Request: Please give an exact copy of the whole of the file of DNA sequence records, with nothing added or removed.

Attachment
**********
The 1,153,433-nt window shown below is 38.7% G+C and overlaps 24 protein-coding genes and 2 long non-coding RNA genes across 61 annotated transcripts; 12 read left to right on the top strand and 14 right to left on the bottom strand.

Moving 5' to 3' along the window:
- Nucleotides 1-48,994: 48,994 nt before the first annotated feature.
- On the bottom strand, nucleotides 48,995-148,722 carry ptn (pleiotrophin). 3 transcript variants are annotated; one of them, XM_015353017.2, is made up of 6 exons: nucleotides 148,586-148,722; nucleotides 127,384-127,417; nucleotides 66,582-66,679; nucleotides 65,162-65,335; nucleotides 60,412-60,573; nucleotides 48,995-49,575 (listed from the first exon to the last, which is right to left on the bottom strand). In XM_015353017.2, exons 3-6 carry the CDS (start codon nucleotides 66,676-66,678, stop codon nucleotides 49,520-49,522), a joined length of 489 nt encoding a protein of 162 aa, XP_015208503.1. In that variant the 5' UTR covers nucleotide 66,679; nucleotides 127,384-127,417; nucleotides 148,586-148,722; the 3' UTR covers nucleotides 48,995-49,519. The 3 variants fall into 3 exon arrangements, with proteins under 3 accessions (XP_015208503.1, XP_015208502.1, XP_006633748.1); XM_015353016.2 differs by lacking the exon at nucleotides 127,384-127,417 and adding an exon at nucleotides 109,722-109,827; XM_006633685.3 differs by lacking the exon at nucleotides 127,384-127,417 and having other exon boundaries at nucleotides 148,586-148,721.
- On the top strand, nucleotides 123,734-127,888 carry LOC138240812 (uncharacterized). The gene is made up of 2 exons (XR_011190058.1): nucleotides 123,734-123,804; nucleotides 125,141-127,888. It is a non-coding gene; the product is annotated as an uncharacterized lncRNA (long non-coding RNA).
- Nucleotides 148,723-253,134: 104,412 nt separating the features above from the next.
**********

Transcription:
The 1,153,433-nt window shown below is 38.7% G+C and overlaps 24 protein-coding genes and 2 long non-coding RNA genes across 61 annotated transcripts; 12 read left to right on the top strand and 14 right to left on the bottom strand.

Moving 5' to 3' along the window:
- Nucleotides 1-48,994: 48,994 nt before the first annotated feature.
- On the bottom strand, nucleotides 48,995-148,722 carry ptn (pleiotrophin). 3 transcript variants are annotated; one of them, XM_015353017.2, is made up of 6 exons: nucleotides 148,586-148,722; nucleotides 127,384-127,417; nucleotides 66,582-66,679; nucleotides 65,162-65,335; nucleotides 60,412-60,573; nucleotides 48,995-49,575 (listed from the first exon to the last, which is right to left on the bottom strand). In XM_015353017.2, exons 3-6 carry the CDS (start codon nucleotides 66,676-66,678, stop codon nucleotides 49,520-49,522), a joined length of 489 nt encoding a protein of 162 aa, XP_015208503.1. In that variant the 5' UTR covers nucleotide 66,679; nucleotides 127,384-127,417; nucleotides 148,586-148,722; the 3' UTR covers nucleotides 48,995-49,519. The 3 variants fall into 3 exon arrangements, with proteins under 3 accessions (XP_015208503.1, XP_015208502.1, XP_006633748.1); XM_015353016.2 differs by lacking the exon at nucleotides 127,384-127,417 and adding an exon at nucleotides 109,722-109,827; XM_006633685.3 differs by lacking the exon at nucleotides 127,384-127,417 and having other exon boundaries at nucleotides 148,586-148,721.
- On the top strand, nucleotides 123,734-127,888 carry LOC138240812 (uncharacterized). The gene is made up of 2 exons (XR_011190058.1): nucleotides 123,734-123,804; nucleotides 125,141-127,888. It is a non-coding gene; the product is annotated as an uncharacterized lncRNA (long non-coding RNA).
- Nucleotides 148,723-253,134: 104,412 nt separating the features above from the next.